EMC points to importance of STEM courses as CAO deadline approaches

11 Jan 20131 Share

At its stand at the BT Young Scientist and Technology Exhibition in the RDS in Dublin this week, EMC is highlighting growth areas in the IT sector: cloud, big data and security. And, with the deadline for CAO applications approaching, the US high-tech multinational is trying to stress to young students the benefits of applying for courses in these areas.

CAO applications close on 20 January this year and EMC, which employs more than 3,000 people in Ireland alone, is trying to impress upon students how jobs-rich the IT sector has become and will continue to be.

“As students weigh their CAO applications over the next few weeks, we would strongly urge them to consider courses in science, technology, engineering and maths because, over the coming decade, the global technology sector will expand and we need skilled Irish graduates to take up new high-quality jobs,” said Bob Savage, vice-president and managing director of EMC’s Centre of Excellence in Cork.

“Increasingly, the global IT sector will need new recruits, such as cloud architects and data scientists, who can create cost-effective and efficient virtual platforms that replace traditional IT infrastructure and, at the same time, make sense of the huge volume of information generated by citizens, businesses and public-sector organisations,” he added.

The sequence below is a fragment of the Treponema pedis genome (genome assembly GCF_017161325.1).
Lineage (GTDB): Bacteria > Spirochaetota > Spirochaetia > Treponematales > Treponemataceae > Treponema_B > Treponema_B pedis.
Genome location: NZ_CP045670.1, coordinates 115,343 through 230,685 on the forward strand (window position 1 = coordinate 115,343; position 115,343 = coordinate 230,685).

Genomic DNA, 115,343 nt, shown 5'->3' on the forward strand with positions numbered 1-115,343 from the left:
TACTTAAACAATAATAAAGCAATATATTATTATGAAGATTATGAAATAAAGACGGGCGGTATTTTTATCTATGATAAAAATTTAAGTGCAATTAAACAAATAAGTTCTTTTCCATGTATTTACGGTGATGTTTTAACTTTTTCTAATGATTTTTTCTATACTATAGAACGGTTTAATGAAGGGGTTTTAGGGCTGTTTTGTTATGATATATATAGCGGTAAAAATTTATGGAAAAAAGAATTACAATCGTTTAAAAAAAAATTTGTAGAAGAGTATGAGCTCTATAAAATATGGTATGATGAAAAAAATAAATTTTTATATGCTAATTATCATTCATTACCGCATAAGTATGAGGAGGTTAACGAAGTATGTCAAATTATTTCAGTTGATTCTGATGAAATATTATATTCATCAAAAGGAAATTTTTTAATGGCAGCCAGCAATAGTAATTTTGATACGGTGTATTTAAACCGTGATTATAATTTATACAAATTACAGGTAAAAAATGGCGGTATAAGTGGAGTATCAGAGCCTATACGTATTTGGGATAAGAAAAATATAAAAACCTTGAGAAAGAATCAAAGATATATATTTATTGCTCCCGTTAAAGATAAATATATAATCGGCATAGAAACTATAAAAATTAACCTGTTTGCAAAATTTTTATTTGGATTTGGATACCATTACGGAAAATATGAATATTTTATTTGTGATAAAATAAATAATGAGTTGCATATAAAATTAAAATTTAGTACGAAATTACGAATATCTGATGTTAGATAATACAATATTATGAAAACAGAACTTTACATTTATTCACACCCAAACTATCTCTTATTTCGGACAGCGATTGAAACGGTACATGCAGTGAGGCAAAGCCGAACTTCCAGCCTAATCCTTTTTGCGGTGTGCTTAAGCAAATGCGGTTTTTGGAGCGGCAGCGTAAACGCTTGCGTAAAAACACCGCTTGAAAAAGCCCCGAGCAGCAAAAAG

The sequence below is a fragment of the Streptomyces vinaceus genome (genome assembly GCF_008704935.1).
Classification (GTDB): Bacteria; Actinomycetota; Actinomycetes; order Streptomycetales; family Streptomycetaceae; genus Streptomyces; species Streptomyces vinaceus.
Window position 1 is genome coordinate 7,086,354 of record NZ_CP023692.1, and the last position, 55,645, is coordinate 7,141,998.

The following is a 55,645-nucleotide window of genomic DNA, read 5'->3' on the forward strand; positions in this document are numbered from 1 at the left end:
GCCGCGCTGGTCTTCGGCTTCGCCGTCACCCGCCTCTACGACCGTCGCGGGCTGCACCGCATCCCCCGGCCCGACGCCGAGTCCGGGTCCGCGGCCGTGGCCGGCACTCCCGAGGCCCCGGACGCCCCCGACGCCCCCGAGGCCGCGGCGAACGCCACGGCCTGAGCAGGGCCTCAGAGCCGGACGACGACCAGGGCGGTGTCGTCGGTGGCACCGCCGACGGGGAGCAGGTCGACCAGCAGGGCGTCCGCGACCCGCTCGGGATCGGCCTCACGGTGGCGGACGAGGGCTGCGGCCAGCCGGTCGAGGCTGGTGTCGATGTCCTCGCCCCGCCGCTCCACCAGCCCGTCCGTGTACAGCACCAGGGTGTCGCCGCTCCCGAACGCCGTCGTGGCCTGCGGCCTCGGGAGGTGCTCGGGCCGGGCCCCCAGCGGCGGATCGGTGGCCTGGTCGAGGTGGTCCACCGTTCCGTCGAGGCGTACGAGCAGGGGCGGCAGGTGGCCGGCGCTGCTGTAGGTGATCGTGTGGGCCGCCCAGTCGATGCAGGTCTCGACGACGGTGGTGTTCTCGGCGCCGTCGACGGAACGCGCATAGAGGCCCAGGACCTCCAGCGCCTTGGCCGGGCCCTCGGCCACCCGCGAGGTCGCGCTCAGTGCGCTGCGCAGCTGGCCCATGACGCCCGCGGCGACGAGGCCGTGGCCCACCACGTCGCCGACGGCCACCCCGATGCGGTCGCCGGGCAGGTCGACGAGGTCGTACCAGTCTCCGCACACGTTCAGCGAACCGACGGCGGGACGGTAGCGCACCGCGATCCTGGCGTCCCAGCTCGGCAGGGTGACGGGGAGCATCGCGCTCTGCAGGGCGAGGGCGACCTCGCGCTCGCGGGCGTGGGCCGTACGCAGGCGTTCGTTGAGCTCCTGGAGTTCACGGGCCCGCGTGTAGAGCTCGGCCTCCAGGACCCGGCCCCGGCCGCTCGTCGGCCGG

EMC believes Ireland can become a leader in IT services if steps are taken now to build the advanced skills that will be required of tomorrow’s graduates. And job offers won’t be limited to the tech sector, either.

“Opting for IT-related college courses will improve graduates’ chances of getting jobs – both in the IT industry and in other growth sectors, such as financial services, clean technology and life science, which demand specific IT capabilities,” explained Jason Ward, EMC’s country manager in Ireland.

Elaine Burke
By Elaine Burke

Elaine Burke is managing editor of Siliconrepublic.com. She joined in 2011 as a journalist covering gadgets, new media and tech jobs news. She comes from a background in publishing and is known for being particularly persnickety when it comes to spelling and grammar – earning her the nickname, Critical Red Pen. When she hasn’t got her nose stuck in her laptop, you’ll find her in the kitchen, at the cinema, or on the dancefloor.

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